Pie plant, Dad told us, was the translated Norwegian name. Alchemized by sugar and baking, these tough and sour stalks became rhubarb pie, crisp or crumble.
When Dad brought home a rhubarb plant from a neighbour, I was astonished to see him divide the large taproot with the hand axe, and then plant out the divisions in three deep holes full of fresh soil and compost.
For years it thrived on the south side of the house, and each summer we kids would pick the first fresh sticks, then dip the ends in sugar and eat them raw.
When Dave and I got older, we learned to make biscuit dough and created "rhubarb duff," naming it after the plum duff the sailors were eating in a book we were reading at the time -- Kidnapped.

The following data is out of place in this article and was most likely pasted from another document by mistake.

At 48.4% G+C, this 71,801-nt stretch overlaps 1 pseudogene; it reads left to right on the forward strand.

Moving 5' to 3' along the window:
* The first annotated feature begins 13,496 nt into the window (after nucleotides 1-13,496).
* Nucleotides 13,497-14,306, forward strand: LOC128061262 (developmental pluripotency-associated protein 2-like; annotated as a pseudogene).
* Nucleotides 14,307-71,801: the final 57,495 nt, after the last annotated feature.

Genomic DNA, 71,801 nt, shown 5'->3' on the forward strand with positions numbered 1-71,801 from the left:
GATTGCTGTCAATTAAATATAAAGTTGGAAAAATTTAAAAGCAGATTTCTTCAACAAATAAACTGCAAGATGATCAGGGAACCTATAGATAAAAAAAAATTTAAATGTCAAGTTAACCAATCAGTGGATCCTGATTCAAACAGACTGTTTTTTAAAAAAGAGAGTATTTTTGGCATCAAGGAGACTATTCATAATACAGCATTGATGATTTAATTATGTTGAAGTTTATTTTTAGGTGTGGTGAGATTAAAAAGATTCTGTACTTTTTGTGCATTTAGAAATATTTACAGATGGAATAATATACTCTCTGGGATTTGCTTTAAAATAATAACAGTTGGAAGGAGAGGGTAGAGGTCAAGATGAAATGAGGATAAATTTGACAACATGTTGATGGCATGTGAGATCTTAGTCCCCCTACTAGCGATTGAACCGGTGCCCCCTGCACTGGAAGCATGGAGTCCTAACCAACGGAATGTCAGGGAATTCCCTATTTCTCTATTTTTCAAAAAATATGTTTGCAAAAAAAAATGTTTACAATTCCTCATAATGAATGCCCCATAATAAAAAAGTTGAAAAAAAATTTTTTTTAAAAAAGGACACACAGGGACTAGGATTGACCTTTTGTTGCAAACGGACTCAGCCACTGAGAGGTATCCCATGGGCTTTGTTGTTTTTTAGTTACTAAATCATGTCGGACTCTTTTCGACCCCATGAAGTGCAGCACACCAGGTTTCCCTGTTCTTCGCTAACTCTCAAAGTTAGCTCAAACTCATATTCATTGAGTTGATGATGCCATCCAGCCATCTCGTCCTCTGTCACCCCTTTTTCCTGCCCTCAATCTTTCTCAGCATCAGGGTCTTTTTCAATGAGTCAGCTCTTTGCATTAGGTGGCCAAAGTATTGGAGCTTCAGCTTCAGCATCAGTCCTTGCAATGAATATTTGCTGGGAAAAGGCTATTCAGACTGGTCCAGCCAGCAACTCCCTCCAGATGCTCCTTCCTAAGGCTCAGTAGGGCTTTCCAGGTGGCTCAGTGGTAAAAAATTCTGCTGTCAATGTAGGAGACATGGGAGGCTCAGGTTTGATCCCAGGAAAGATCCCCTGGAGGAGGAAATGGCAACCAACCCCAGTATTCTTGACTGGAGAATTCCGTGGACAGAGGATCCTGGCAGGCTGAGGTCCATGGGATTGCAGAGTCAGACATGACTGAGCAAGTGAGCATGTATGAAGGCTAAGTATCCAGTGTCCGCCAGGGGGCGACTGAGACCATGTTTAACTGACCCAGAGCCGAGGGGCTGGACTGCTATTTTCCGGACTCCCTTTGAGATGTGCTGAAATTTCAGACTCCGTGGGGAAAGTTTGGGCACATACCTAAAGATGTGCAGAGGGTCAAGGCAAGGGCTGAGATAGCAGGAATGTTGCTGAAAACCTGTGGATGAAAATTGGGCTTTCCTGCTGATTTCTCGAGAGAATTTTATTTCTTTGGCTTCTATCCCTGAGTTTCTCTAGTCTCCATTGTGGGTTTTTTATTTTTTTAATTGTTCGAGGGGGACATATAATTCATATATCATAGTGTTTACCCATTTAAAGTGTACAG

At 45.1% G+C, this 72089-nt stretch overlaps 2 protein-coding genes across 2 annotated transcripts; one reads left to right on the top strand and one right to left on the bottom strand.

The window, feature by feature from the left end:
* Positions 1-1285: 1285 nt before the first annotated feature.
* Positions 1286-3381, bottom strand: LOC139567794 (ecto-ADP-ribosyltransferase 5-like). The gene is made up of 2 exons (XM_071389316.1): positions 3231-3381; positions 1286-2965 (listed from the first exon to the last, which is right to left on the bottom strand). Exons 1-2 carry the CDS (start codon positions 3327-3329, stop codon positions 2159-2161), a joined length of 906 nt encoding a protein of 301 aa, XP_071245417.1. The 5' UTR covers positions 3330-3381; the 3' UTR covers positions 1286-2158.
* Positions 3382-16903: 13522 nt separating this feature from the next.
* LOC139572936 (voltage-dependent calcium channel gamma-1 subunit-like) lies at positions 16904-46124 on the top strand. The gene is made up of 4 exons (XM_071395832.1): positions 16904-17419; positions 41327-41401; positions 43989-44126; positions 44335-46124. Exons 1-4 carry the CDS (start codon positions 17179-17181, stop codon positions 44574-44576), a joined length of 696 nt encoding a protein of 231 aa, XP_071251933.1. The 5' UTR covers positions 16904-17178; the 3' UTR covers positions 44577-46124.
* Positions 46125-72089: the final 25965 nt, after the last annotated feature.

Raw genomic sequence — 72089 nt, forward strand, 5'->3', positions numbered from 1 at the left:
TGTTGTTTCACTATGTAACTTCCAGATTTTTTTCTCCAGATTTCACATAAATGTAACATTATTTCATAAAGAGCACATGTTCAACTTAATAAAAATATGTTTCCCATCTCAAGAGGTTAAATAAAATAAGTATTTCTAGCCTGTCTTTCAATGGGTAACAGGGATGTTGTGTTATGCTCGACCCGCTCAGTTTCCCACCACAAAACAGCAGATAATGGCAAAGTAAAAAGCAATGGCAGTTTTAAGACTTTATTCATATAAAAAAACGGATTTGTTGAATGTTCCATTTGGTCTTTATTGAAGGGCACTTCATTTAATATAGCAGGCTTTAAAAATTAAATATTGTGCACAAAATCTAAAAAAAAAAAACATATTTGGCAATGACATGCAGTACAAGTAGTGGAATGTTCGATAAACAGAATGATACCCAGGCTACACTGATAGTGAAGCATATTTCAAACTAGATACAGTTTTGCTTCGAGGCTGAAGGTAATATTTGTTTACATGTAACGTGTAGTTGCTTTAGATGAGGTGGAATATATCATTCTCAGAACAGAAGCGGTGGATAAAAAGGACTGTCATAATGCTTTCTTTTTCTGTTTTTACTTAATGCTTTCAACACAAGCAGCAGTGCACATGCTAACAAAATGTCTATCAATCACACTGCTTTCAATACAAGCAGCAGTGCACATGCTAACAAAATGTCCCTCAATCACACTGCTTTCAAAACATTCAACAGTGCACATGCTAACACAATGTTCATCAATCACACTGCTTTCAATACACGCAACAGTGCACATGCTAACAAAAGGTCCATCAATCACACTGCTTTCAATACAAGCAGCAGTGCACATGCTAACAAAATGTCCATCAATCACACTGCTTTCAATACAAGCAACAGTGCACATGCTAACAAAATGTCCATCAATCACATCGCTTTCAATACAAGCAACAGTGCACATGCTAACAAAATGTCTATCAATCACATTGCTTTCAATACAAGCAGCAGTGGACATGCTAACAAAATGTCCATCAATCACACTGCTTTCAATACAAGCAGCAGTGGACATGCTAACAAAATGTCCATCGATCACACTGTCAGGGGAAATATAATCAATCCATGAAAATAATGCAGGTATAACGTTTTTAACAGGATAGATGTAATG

Rhubarb crisp or "duff " (rhubarb cobbler) is best eaten fresh and hot, and a garnish of vanilla ice cream never hurts. Awhile ago, my green-thumbed friend and neighbour gave me some of her rhubarb crumble. Made from her garden rhubarb, it tasted just like Mom's.
Pinky also gave me a cooking tip. If you boil your rhubarb sauce with a bit of apple juice, it doesn't need as much sugar. She also likes to add orange rind to the crust of her crumble, giving it a je ne sais quois. In my world, a bit of cardamom improves the crumb crust. Thus our traditional family recipe has evolved to include it.